Subscribe free to our newsletters via your
. 24/7 Space News .




Subscribe free to our newsletters via your




















MILITARY COMMUNICATIONS
MUOS-5 Secure Communications Satellite Reaches Orbit, Begins Pre-Operational Testing
by Staff Writers
Sunnyvale CA (SPX) Nov 08, 2016


For the US Navy, MUOS-5 completes a network of orbiting satellites and relay ground stations that is revolutionizing secure communications for mobile military forces.

The fifth Mobile User Objective System (MUOS) satellite built by Lockheed Martin (NYSE:LMT) for the U.S. Navy has reached orbit, successfully deployed its solar arrays and antennas, and is beginning pre-operational, on-orbit testing.

Originally launched from Cape Canaveral Air Force Station on June 24, MUOS-5 experienced an anomaly with its orbit raising propulsion system on its way to geosynchronous orbit on June 29. Out of caution, the Navy and Lockheed Martin engineering team immediately placed the satellite in a safe mode in transfer orbit as they investigated and examined their options.

"In the end, the Navy and Lockheed Martin engineering team were able to isolate the issue and develop a work-around using alternative propulsion," said Mark Woempner, director of Narrowband Communications Systems at Lockheed Martin. "Once we had a plan together, in early October we carefully re-started orbit raising maneuvers."

MUOS-5 completed orbit raising on Oct. 22, and successfully deployed its solar arrays for power generation and its antennas for mission operations on Oct. 30. The satellite will begin on-orbit testing before being turned over to the Navy for further testing and eventual commissioning into service.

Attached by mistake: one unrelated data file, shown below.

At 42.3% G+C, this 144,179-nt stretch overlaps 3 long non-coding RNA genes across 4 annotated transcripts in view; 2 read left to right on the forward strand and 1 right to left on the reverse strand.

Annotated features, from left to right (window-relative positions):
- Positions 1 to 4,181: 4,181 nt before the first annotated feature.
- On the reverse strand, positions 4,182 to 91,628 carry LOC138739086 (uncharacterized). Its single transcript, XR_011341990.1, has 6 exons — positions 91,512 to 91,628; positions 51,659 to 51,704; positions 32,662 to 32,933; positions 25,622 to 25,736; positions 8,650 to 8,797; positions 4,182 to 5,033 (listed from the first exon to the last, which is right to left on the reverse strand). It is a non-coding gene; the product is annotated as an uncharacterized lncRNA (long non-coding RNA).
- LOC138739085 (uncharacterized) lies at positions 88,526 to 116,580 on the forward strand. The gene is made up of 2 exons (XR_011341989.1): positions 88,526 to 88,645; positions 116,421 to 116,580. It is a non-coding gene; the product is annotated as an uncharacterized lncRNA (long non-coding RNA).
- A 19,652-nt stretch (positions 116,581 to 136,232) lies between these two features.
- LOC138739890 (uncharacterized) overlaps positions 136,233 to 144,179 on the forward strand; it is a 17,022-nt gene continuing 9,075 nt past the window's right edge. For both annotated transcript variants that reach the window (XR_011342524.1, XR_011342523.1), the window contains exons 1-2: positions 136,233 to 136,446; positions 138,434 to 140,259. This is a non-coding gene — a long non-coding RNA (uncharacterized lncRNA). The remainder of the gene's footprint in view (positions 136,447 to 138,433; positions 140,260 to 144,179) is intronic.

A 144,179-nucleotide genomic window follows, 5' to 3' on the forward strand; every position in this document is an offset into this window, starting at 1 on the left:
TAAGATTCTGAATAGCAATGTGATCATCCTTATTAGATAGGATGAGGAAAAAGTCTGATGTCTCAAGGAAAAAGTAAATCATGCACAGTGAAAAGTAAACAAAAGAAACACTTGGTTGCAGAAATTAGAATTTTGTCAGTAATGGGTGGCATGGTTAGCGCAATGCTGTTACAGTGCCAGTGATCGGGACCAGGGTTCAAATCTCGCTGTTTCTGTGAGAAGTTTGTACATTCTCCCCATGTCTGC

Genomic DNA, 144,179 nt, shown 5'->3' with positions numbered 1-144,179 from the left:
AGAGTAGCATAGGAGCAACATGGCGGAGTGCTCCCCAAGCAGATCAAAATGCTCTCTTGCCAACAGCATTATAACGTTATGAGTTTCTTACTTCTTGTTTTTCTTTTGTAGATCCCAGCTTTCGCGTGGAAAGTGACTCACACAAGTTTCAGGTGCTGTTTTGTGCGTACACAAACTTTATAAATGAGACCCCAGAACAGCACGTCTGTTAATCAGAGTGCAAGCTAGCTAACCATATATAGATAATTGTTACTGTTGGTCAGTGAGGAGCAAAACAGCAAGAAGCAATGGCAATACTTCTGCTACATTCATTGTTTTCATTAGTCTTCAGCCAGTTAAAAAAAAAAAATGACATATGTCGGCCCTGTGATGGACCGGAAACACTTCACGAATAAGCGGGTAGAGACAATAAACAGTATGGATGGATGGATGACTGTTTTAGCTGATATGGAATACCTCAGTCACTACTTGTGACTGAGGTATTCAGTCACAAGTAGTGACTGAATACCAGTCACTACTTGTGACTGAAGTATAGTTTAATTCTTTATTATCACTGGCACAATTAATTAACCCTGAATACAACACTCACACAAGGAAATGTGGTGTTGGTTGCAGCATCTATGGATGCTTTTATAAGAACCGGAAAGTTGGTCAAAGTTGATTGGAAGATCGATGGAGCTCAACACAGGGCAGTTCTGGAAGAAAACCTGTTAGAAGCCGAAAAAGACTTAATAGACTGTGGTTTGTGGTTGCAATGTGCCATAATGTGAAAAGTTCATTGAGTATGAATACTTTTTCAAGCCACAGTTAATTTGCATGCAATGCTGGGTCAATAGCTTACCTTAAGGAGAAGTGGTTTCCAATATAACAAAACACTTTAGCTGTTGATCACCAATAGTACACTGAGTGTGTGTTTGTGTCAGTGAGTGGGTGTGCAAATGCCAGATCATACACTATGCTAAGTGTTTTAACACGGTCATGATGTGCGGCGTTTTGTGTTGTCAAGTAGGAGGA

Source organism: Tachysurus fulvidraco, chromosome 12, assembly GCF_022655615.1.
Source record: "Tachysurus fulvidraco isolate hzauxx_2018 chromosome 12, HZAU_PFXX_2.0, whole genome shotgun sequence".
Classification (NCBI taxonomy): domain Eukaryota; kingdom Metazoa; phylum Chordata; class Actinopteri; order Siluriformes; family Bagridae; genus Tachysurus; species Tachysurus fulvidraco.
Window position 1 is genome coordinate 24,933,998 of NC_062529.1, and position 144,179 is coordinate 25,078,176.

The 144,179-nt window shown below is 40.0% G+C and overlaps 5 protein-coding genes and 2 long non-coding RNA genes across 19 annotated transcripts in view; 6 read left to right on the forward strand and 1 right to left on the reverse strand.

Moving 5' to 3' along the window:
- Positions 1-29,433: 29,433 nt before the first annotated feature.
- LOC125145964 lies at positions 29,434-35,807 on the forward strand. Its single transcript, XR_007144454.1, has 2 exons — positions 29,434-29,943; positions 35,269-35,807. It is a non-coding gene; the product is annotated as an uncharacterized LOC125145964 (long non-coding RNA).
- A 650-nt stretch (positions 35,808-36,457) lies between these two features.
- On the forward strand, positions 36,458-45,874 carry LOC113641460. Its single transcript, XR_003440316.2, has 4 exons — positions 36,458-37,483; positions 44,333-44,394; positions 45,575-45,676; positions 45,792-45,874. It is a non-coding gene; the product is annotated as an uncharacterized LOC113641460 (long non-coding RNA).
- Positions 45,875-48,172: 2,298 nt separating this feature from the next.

For the Navy, MUOS-5 completes a network of orbiting satellites and relay ground stations that is revolutionizing secure communications for mobile military forces. Users with MUOS-capable terminals will be able to seamlessly connect beyond line-of-sight around the world and into the Global Information Grid, as well as into the Defense Switched Network. MUOS' capabilities include simultaneous, crystal-clear voice, video and mission data over a secure high-speed Internet Protocol-based system.

The MUOS network provides near-global coverage, including communications reach deep into polar regions. Once fully operational, the network will provide users with 16 times more communications capacity than the legacy system it will eventually replace.

The Navy's Program Executive Office for Space Systems and its Communications Satellite Program Office responsible for the MUOS program are based in San Diego. Lockheed Martin assembled and tested all five now-on-orbit MUOS satellites at its Sunnyvale, California, facility.


Comment on this article using your Disqus, Facebook, Google or Twitter login.

Thanks for being here;
We need your help. The SpaceDaily news network continues to grow but revenues have never been harder to maintain.

With the rise of Ad Blockers, and Facebook - our traditional revenue sources via quality network advertising continues to decline. And unlike so many other news sites, we don't have a paywall - with those annoying usernames and passwords.

Our news coverage takes time and effort to publish 365 days a year.

If you find our news sites informative and useful then please consider becoming a regular supporter or for now make a one off contribution.

SpaceDaily Contributor
$5 Billed Once


credit card or paypal
SpaceDaily Monthly Supporter
$5 Billed Monthly


paypal only

.


Related Links
MUOS at Lockheed Martin
Read the latest in Military Space Communications Technology at SpaceWar.com






Share this article via these popular social media networks
del.icio.usdel.icio.us DiggDigg RedditReddit GoogleGoogle